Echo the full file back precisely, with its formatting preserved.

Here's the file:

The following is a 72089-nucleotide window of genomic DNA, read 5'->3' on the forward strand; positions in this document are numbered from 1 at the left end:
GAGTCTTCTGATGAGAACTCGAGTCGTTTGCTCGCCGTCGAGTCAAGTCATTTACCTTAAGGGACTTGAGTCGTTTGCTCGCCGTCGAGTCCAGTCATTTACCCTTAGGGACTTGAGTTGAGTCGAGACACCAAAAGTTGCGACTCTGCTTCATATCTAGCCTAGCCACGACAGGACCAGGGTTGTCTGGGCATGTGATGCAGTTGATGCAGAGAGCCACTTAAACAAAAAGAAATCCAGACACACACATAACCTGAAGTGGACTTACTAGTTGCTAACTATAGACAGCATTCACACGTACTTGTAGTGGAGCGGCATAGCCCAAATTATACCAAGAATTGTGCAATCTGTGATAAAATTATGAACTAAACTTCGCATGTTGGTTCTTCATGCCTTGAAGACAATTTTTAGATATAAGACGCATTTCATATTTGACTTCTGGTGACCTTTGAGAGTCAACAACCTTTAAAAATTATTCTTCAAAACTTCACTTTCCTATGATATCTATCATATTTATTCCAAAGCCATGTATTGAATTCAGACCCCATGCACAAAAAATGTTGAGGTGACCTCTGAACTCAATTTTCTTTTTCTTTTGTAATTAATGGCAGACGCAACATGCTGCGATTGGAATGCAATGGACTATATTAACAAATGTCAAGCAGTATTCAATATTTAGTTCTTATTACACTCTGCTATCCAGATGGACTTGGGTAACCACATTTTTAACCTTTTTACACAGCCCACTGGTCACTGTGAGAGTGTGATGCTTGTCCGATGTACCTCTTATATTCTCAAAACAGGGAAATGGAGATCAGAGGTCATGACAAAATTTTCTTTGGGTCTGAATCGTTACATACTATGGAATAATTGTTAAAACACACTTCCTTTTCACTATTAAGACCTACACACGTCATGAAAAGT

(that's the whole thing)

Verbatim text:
The following is a 72089-nucleotide window of genomic DNA, read 5'->3' on the forward strand; positions in this document are numbered from 1 at the left end:
GAGTCTTCTGATGAGAACTCGAGTCGTTTGCTCGCCGTCGAGTCAAGTCATTTACCTTAAGGGACTTGAGTCGTTTGCTCGCCGTCGAGTCCAGTCATTTACCCTTAGGGACTTGAGTTGAGTCGAGACACCAAAAGTTGCGACTCTGCTTCATATCTAGCCTAGCCACGACAGGACCAGGGTTGTCTGGGCATGTGATGCAGTTGATGCAGAGAGCCACTTAAACAAAAAGAAATCCAGACACACACATAACCTGAAGTGGACTTACTAGTTGCTAACTATAGACAGCATTCACACGTACTTGTAGTGGAGCGGCATAGCCCAAATTATACCAAGAATTGTGCAATCTGTGATAAAATTATGAACTAAACTTCGCATGTTGGTTCTTCATGCCTTGAAGACAATTTTTAGATATAAGACGCATTTCATATTTGACTTCTGGTGACCTTTGAGAGTCAACAACCTTTAAAAATTATTCTTCAAAACTTCACTTTCCTATGATATCTATCATATTTATTCCAAAGCCATGTATTGAATTCAGACCCCATGCACAAAAAATGTTGAGGTGACCTCTGAACTCAATTTTCTTTTTCTTTTGTAATTAATGGCAGACGCAACATGCTGCGATTGGAATGCAATGGACTATATTAACAAATGTCAAGCAGTATTCAATATTTAGTTCTTATTACACTCTGCTATCCAGATGGACTTGGGTAACCACATTTTTAACCTTTTTACACAGCCCACTGGTCACTGTGAGAGTGTGATGCTTGTCCGATGTACCTCTTATATTCTCAAAACAGGGAAATGGAGATCAGAGGTCATGACAAAATTTTCTTTGGGTCTGAATCGTTACATACTATGGAATAATTGTTAAAACACACTTCCTTTTCACTATTAAGACCTACACACGTCATGAAAAGT